Chatbots are a highly cost-efficient solution, because they free up agents' time to resolve more complex queries. On top of that, they offer a viable alternative to customers who feel uncomfortable calling your support center but do not want to waste time waiting for an email reply.

Implementation of AI starts with adopting the right mindset. Company leadership should fully understand the ins and outs of the upcoming AI transformation, its objectives, timeline, key performance indicators, and cost. The best way to kick off AI transformation is to start with a simple proof-of-concept (PoC) project that can quickly deliver actionable results. Bear in mind that it takes time— from several months to a year—for AI to start driving value.

Aside from creating realistic expectations, it is crucial to check if the organization is ready technologically— data, infrastructure, in-house legacy systems, etc.—and what needs to be renovated and rebuilt. For example, if your customer service operation does not have sufficient data (e.g. emails, request messages, tables with resolution options, etc.) to train a custom NLP algorithm for request routing, a public database can be used, but the algorithm will need additional polishing and fine-tuning after deployment. Or, consider an outdated, on-premises legacy solution: it will be difficult to marry it with AI and machine learning algorithms; you might need to consider cloud migration and infrastructure transformation to ensure that your AI solution is fast, cost-efficient, and most important, easy to scale.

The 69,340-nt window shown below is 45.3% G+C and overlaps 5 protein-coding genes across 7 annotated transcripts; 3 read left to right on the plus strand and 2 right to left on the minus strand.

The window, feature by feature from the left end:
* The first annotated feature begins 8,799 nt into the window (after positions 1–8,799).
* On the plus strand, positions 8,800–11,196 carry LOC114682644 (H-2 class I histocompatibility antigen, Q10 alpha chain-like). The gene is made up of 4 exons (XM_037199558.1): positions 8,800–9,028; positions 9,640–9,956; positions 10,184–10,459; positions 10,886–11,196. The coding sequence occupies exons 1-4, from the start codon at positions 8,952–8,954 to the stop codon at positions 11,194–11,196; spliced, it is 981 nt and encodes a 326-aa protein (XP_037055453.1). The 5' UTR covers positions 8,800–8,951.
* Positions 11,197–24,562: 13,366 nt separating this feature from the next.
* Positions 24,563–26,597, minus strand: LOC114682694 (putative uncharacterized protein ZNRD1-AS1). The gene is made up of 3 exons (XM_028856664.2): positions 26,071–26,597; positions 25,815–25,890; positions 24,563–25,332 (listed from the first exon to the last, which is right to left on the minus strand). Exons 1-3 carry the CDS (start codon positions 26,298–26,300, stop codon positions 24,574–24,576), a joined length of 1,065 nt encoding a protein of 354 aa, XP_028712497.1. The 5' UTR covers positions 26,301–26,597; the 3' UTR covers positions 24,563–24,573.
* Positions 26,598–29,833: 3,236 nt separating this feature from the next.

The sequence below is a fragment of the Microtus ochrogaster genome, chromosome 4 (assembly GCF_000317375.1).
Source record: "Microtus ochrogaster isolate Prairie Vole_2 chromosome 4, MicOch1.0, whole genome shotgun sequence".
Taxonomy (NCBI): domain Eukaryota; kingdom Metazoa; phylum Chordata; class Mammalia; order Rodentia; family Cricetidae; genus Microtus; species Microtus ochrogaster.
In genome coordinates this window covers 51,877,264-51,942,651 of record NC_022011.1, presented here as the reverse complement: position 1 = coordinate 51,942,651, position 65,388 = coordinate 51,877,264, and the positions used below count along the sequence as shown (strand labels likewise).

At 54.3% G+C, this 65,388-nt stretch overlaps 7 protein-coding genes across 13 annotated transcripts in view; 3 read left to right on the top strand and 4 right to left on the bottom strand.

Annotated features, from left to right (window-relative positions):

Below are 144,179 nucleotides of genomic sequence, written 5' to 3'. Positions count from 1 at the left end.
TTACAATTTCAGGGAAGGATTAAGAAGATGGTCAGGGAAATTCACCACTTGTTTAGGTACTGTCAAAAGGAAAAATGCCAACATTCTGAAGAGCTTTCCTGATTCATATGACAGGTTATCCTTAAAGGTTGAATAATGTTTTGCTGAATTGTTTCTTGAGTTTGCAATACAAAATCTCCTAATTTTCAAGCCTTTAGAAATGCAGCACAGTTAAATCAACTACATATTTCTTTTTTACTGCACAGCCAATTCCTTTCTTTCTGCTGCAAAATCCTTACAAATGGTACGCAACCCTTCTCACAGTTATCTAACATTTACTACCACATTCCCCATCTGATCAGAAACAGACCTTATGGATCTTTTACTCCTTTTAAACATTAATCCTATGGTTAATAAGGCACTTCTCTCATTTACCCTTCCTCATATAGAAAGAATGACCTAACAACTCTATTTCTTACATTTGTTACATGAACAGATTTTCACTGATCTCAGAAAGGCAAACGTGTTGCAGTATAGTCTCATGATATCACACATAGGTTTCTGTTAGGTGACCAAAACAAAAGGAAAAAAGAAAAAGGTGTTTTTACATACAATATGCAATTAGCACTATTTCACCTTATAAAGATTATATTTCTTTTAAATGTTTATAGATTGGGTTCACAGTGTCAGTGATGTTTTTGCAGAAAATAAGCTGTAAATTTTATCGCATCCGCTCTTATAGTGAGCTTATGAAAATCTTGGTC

The management and cultural aspects of adopting AI are also important. AI should be integrated into your operations to start making a difference. But your non-IT employees might not understand the benefits of AI, so you might need to spend some time explaining the value of AI, educating your staff to use AI in their work, and reorganizing operations around AI as an integral component.

Just imagine that your business has released an AI-powered request routing system. This means that support agents who are used to manually sorting through emails no longer need to do so. They are now free to move from low- to high-value work, from navigating through the inbox swamp to addressing more customer requests by AI-assigned priority. You should be prepared to make necessary adjustments like staff retraining and implementation of new procedures.

Finally, you should bear in mind that any AI solution is a work in progress and should be maintained in production. No matter how accurate your machine learning algorithm is, its predictions will become less accurate as time passes due to changes in data. To avoid degradation in production, you should have engineers in place to monitor your ML model and to retrain and fine tune it when the need arises.

If your organization manages to nail the cultural, technological, and operational aspects of adopting your first PoC, it will be much easier to introduce new AI solutions and scale existing ones across departments. More AI means more customer support tasks done automatically, resulting in better-managed employee workloads, reductions in attrition and costs, and faster, more efficient customer support. All these benefits translate into customer satisfaction, higher staff retention, and accelerated business growth.

Almir Davletov is a technical account executive at Provectus.